Two often-cited principles, each with established roots in international law, are frequently in conflict — the territorial integrity of states and the self-determination of peoples.
This recurring and inevitable conflict is evident in Russia’s diplomatic recognitions of the two separatist Russian-majority republics of the Donbass, in which, as in the former Soviet regions of Abkhazia, South Ossetia and Crimea, all diplomatically recognized as independent states by Russia (in Crimea’s case, prior to its reintegration into the Russian Federation), as well as in Kosovo, most of the people clearly wished to separate from the country to which they had been internationally recognized as belonging.
No one should be surprised that the principle which any government will proclaim to be absolute — or at least to take precedence and be controlling — in any particular instance is the principle which is consistent with the result which it prefers in that instance.
Western states which are currently trumpeting the absolute and universal applicability of the principle of the territorial integrity of states had no problem with supporting the self-determination of peoples in Eritrea, East Timor, South Sudan and, with a heavy helping hand from 77 days of NATO bombing in flagrant violation of international law, Kosovo.
The barest majority of UN member states (97 out of 193) currently extend diplomatic recognition to Kosovo. Decisions in this regard are inevitably influenced by potential precedents close to home. Of the five EU member states which do not recognize Kosovo, two, Cyprus and Spain, have concerns with separatist movements on their own territories, while Greece withholds recognition out of solidarity with Greek Cypriots.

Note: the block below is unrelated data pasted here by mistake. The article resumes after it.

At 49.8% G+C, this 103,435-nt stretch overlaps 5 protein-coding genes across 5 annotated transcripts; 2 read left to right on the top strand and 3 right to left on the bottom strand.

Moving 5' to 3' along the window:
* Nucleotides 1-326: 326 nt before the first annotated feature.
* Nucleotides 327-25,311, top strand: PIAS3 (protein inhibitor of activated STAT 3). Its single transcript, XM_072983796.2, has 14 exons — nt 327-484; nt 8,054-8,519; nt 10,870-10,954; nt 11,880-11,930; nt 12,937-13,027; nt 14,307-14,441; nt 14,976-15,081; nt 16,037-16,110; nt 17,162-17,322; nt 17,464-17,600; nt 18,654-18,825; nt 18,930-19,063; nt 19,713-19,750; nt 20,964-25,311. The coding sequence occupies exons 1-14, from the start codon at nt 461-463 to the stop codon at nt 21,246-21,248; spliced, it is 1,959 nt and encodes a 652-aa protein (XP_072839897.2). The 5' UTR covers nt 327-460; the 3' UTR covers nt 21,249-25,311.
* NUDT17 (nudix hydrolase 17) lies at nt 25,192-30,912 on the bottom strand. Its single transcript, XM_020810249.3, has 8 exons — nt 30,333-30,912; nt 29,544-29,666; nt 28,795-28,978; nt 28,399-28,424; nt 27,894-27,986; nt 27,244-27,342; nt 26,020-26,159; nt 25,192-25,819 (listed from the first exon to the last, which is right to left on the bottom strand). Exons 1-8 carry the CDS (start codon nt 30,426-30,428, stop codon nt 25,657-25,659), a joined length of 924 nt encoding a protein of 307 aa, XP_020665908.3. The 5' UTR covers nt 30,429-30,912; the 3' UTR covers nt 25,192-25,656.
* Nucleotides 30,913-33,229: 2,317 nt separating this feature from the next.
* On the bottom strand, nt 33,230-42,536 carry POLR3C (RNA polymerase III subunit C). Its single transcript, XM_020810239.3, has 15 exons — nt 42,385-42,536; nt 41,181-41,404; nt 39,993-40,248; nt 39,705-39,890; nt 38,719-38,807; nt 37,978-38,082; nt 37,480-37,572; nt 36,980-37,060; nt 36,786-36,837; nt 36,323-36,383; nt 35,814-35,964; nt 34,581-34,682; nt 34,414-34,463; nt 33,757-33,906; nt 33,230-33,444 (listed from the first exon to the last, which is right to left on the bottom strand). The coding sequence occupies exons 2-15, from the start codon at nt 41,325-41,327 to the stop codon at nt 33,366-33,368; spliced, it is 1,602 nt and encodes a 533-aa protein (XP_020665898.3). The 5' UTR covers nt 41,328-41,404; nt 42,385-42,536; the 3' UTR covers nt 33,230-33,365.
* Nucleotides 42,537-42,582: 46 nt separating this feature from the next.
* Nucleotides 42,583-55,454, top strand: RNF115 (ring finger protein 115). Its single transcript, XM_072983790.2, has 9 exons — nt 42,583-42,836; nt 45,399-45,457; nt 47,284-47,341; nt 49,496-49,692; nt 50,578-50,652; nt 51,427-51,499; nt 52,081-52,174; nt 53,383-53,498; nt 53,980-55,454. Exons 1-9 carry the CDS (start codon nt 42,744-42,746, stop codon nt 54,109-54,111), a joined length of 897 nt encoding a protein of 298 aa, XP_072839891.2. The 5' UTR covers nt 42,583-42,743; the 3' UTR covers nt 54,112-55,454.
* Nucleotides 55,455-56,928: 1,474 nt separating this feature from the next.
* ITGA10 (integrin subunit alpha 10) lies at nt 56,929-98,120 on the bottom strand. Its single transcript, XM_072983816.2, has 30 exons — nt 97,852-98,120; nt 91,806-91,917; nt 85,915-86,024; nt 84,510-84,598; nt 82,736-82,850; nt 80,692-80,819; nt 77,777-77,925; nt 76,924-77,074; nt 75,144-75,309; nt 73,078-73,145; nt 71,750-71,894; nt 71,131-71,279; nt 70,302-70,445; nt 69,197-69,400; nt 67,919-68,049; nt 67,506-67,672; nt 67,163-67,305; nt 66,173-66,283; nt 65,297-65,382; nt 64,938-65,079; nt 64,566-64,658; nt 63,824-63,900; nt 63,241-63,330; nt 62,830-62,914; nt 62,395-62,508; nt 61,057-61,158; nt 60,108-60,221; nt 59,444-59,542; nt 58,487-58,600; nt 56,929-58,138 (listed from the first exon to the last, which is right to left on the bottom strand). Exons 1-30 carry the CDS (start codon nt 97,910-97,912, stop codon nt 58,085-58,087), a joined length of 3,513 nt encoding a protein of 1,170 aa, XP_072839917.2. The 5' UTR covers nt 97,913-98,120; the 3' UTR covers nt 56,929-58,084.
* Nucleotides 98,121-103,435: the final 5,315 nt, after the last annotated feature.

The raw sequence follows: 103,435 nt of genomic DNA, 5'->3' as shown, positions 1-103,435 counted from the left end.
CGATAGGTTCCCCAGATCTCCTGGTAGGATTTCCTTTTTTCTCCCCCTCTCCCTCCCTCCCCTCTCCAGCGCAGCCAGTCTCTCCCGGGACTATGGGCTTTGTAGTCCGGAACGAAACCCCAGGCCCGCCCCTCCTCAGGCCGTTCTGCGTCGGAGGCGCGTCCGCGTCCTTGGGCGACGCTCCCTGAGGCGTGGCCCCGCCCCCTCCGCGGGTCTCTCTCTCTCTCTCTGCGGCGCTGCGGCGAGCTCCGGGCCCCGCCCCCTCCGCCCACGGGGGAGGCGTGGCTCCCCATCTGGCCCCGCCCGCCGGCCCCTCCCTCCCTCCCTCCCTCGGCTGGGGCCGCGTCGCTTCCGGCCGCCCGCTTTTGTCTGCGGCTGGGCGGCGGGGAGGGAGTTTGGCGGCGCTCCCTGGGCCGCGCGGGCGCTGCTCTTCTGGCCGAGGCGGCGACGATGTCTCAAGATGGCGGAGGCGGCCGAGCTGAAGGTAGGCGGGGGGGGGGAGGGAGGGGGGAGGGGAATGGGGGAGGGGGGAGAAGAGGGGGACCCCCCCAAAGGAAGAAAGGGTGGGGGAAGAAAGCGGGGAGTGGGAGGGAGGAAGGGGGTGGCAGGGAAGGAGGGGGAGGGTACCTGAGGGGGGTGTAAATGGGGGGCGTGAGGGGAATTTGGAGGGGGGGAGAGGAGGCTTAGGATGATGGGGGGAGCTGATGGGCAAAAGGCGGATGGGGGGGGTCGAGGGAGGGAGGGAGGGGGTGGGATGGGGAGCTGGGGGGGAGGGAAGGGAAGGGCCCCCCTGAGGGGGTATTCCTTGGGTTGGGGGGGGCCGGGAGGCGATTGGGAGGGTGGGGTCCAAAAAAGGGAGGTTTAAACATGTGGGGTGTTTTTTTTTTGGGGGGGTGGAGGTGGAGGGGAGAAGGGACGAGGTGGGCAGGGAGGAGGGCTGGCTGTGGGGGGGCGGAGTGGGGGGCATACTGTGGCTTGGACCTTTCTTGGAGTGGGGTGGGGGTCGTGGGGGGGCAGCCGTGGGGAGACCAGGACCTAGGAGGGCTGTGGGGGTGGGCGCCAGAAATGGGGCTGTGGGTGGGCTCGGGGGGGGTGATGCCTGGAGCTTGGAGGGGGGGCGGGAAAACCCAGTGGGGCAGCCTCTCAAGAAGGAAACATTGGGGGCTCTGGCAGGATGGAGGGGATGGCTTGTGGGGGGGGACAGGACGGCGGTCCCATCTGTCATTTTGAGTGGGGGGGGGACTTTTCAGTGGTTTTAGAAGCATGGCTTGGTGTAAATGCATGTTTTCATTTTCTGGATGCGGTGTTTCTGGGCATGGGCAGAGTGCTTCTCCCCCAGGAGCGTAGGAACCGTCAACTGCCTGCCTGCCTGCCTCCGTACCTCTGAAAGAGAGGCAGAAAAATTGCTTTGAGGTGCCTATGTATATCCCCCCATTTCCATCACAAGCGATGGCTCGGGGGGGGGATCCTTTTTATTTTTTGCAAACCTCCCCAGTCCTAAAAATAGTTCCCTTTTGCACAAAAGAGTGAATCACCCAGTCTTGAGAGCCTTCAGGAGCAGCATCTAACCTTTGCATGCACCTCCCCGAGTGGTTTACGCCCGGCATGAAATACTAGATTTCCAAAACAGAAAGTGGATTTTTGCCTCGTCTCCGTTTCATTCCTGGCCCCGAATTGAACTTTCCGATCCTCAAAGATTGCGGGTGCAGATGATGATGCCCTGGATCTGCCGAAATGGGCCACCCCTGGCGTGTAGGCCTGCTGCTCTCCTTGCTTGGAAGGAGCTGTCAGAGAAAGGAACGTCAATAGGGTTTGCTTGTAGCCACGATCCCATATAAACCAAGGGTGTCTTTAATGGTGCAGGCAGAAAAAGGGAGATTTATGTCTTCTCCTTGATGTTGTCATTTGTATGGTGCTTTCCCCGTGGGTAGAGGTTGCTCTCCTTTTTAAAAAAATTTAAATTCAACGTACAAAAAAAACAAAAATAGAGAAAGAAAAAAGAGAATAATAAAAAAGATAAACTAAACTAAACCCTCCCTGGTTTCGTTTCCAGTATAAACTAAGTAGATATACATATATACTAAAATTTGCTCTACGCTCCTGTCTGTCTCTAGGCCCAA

It is also logical that China, notwithstanding its “stronger than an alliance” relationship with Russia, has just reaffirmed its profound attachment to the principle of the territorial integrity of states. China is acutely concerned with separatist sentiments in Hong Kong, Taiwan and Xinjiang.
An outstanding example of extreme flexibility in applying these two “principles” is provided by Kosovo itself. Having relied on and exploited the principle of the self-determination of peoples (and NATO bombs) to achieve its effective independence, this heavily Albanian-majority corner of Serbia (which, with echoes of “Kievan Rus”, viewed Kosovo as the beating heart of Serbian history and culture) has ever since refused to contemplate the reintegration into Serbia of the heavily Serbian-majority northern corner of the country, whose people, understandably, want nothing to do with Kosovo. In an apparent preemptive strike against a rational resolution of this dispute, the Kosovo government has even, uniquely, placed the map of its post-independence territory on its flag.
Finally, the U.S. government’s first-in-the-world status in recognizing Israeli sovereignty over occupied East Jerusalem and the occupied Syrian Golan Heights and in recognizing Moroccan sovereignty over the occupied Sahrawi Arab Democratic Republic (Western Sahara) — in all three cases, contrary to the wishes of the entire occupied people — makes clear that the only principle consistently adhered to by the U.S. government in such matters is the fundamental principle of contemporary international relations: It is not the nature of the act that matters but, rather, who is doing it to whom.
Most governments, particularly powerful ones, choose their “principles” from an à la carte menu in accordance with their preferred flavor du jour.